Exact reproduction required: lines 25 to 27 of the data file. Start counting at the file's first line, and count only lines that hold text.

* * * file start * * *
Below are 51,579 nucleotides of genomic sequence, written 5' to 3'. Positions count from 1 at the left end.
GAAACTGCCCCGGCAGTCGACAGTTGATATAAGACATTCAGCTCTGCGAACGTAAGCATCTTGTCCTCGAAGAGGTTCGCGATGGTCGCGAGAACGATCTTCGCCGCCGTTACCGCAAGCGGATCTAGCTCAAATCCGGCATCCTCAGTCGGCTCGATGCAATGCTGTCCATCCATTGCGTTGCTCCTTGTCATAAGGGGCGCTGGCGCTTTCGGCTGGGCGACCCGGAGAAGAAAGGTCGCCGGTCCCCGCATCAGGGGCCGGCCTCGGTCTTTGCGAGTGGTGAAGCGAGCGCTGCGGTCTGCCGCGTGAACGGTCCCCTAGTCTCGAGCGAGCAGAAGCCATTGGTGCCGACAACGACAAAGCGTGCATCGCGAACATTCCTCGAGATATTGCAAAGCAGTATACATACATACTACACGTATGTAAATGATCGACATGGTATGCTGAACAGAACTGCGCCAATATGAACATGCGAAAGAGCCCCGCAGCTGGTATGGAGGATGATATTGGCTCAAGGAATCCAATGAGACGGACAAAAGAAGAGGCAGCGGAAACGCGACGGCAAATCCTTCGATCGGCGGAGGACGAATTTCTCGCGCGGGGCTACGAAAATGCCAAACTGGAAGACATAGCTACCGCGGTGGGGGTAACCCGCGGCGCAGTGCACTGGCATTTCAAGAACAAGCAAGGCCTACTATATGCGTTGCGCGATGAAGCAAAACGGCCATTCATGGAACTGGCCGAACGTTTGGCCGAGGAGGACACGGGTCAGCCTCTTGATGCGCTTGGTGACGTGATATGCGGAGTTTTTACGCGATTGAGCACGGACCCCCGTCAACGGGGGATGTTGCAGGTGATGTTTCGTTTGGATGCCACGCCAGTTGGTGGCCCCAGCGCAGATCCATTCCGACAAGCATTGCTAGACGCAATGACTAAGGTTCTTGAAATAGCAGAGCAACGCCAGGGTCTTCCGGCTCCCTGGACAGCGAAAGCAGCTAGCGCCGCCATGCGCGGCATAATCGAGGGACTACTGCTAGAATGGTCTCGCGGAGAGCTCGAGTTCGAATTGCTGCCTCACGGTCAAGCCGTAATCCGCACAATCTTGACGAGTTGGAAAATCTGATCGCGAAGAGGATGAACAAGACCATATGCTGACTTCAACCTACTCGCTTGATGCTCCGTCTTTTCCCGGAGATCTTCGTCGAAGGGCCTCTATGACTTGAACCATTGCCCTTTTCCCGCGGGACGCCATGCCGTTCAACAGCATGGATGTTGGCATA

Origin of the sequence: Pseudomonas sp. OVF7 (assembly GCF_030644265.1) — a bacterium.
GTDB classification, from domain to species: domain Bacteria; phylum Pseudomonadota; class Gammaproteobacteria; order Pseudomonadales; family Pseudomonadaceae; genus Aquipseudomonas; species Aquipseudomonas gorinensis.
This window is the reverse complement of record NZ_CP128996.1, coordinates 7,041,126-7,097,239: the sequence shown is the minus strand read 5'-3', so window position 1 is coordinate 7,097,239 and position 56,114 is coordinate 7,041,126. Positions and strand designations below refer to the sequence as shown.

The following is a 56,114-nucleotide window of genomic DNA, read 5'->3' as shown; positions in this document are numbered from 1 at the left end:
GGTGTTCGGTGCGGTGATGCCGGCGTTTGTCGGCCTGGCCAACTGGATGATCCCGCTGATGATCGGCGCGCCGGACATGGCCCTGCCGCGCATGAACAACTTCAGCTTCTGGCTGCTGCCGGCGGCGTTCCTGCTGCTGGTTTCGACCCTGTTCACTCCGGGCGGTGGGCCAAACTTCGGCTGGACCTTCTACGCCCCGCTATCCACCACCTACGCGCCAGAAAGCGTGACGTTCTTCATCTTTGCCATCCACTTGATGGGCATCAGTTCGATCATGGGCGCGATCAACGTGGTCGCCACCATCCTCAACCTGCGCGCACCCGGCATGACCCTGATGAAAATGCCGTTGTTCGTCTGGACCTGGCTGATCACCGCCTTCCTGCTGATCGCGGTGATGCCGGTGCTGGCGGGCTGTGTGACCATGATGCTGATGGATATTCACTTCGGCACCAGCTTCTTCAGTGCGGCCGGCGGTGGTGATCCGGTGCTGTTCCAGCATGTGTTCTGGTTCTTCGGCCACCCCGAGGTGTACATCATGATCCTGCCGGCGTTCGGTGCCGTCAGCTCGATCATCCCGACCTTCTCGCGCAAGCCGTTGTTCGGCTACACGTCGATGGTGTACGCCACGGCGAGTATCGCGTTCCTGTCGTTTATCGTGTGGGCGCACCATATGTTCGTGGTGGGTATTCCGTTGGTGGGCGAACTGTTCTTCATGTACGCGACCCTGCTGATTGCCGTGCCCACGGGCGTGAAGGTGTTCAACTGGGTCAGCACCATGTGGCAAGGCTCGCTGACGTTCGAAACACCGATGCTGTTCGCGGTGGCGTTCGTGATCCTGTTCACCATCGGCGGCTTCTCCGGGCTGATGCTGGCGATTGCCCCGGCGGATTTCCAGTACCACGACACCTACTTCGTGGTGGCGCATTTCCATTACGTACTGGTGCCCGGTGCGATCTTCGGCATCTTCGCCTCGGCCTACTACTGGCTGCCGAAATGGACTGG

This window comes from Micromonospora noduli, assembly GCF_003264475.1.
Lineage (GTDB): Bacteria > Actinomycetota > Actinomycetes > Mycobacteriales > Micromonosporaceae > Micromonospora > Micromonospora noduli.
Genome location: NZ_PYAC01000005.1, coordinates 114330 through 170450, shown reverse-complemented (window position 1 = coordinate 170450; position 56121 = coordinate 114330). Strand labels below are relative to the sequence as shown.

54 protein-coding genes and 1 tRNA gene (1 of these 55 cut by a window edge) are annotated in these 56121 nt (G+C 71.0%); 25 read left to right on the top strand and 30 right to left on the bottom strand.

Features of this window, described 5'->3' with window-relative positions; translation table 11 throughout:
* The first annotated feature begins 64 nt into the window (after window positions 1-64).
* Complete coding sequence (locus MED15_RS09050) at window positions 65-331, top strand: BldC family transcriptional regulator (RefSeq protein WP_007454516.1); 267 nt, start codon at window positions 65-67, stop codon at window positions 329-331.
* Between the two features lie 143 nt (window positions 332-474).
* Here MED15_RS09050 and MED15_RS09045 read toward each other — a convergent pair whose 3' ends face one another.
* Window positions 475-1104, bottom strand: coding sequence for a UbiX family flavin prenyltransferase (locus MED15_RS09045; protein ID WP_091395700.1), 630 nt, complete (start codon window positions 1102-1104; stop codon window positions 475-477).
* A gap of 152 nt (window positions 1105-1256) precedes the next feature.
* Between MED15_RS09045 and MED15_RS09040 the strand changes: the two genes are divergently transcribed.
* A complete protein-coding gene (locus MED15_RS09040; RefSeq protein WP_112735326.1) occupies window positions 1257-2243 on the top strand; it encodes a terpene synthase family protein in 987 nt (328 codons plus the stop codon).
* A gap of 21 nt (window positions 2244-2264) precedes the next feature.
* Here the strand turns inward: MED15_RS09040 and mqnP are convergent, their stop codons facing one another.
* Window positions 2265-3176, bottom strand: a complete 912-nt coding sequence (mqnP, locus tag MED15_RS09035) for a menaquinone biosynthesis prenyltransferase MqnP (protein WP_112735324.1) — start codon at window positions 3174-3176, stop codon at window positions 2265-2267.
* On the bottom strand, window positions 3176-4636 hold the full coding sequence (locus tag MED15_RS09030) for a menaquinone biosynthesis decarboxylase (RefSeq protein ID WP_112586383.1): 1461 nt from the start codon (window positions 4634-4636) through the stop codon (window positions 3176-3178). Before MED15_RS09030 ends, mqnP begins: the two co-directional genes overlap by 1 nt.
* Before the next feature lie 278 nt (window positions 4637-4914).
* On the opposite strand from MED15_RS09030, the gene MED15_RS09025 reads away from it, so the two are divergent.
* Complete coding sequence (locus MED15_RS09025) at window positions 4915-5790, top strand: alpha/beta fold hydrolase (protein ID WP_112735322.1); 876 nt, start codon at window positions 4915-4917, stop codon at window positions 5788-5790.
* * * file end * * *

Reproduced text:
* Before the next feature lie 278 nt (window positions 4637-4914).
* On the opposite strand from MED15_RS09030, the gene MED15_RS09025 reads away from it, so the two are divergent.
* Complete coding sequence (locus MED15_RS09025) at window positions 4915-5790, top strand: alpha/beta fold hydrolase (protein ID WP_112735322.1); 876 nt, start codon at window positions 4915-4917, stop codon at window positions 5788-5790.